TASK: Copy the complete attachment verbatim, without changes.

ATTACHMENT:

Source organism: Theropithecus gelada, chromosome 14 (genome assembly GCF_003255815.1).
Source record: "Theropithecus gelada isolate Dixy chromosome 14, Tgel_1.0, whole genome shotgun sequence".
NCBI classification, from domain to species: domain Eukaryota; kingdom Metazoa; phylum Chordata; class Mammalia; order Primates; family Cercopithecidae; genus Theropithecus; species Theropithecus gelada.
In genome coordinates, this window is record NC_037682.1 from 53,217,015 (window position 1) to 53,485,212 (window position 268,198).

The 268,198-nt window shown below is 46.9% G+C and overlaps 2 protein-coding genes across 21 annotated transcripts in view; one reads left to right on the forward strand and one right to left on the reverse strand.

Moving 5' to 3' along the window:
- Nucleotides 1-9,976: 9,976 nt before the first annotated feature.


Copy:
Source organism: Theropithecus gelada, chromosome 14 (genome assembly GCF_003255815.1).
Source record: "Theropithecus gelada isolate Dixy chromosome 14, Tgel_1.0, whole genome shotgun sequence".
NCBI classification, from domain to species: domain Eukaryota; kingdom Metazoa; phylum Chordata; class Mammalia; order Primates; family Cercopithecidae; genus Theropithecus; species Theropithecus gelada.
In genome coordinates, this window is record NC_037682.1 from 53,217,015 (window position 1) to 53,485,212 (window position 268,198).

The 268,198-nt window shown below is 46.9% G+C and overlaps 2 protein-coding genes across 21 annotated transcripts in view; one reads left to right on the forward strand and one right to left on the reverse strand.

Moving 5' to 3' along the window:
- Nucleotides 1-9,976: 9,976 nt before the first annotated feature.